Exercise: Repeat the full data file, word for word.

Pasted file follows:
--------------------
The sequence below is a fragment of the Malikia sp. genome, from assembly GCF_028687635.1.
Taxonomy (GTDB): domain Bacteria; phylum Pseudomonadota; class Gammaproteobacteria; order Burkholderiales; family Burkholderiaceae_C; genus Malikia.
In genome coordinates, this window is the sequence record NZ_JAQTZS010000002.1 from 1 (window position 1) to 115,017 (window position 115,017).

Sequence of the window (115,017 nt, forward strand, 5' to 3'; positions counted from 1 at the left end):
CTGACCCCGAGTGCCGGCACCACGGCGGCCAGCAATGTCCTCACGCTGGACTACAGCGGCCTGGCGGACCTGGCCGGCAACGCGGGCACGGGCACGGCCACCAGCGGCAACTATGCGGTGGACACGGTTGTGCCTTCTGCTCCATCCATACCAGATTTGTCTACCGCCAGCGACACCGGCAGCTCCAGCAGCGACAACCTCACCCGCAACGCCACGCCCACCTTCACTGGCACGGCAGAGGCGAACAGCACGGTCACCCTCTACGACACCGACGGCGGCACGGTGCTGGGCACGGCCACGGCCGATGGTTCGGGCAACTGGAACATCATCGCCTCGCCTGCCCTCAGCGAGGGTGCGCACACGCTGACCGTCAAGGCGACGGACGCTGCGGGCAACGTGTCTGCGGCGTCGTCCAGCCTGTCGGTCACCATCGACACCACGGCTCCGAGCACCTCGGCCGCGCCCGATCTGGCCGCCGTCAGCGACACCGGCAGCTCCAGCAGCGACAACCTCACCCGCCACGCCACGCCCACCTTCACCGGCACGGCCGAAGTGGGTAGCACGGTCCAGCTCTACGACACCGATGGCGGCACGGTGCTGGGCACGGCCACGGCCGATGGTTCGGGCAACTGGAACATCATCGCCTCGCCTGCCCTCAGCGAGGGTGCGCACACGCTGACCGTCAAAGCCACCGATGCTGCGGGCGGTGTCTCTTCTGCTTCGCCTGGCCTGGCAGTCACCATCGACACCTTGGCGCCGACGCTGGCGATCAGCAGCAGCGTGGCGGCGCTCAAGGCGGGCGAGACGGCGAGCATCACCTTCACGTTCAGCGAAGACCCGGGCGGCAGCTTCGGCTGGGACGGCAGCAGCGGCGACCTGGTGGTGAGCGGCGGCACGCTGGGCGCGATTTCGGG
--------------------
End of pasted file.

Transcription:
The sequence below is a fragment of the Malikia sp. genome, from assembly GCF_028687635.1.
Taxonomy (GTDB): domain Bacteria; phylum Pseudomonadota; class Gammaproteobacteria; order Burkholderiales; family Burkholderiaceae_C; genus Malikia.
In genome coordinates, this window is the sequence record NZ_JAQTZS010000002.1 from 1 (window position 1) to 115,017 (window position 115,017).

Sequence of the window (115,017 nt, forward strand, 5' to 3'; positions counted from 1 at the left end):
CTGACCCCGAGTGCCGGCACCACGGCGGCCAGCAATGTCCTCACGCTGGACTACAGCGGCCTGGCGGACCTGGCCGGCAACGCGGGCACGGGCACGGCCACCAGCGGCAACTATGCGGTGGACACGGTTGTGCCTTCTGCTCCATCCATACCAGATTTGTCTACCGCCAGCGACACCGGCAGCTCCAGCAGCGACAACCTCACCCGCAACGCCACGCCCACCTTCACTGGCACGGCAGAGGCGAACAGCACGGTCACCCTCTACGACACCGACGGCGGCACGGTGCTGGGCACGGCCACGGCCGATGGTTCGGGCAACTGGAACATCATCGCCTCGCCTGCCCTCAGCGAGGGTGCGCACACGCTGACCGTCAAGGCGACGGACGCTGCGGGCAACGTGTCTGCGGCGTCGTCCAGCCTGTCGGTCACCATCGACACCACGGCTCCGAGCACCTCGGCCGCGCCCGATCTGGCCGCCGTCAGCGACACCGGCAGCTCCAGCAGCGACAACCTCACCCGCCACGCCACGCCCACCTTCACCGGCACGGCCGAAGTGGGTAGCACGGTCCAGCTCTACGACACCGATGGCGGCACGGTGCTGGGCACGGCCACGGCCGATGGTTCGGGCAACTGGAACATCATCGCCTCGCCTGCCCTCAGCGAGGGTGCGCACACGCTGACCGTCAAAGCCACCGATGCTGCGGGCGGTGTCTCTTCTGCTTCGCCTGGCCTGGCAGTCACCATCGACACCTTGGCGCCGACGCTGGCGATCAGCAGCAGCGTGGCGGCGCTCAAGGCGGGCGAGACGGCGAGCATCACCTTCACGTTCAGCGAAGACCCGGGCGGCAGCTTCGGCTGGGACGGCAGCAGCGGCGACCTGGTGGTGAGCGGCGGCACGCTGGGCGCGATTTCGGG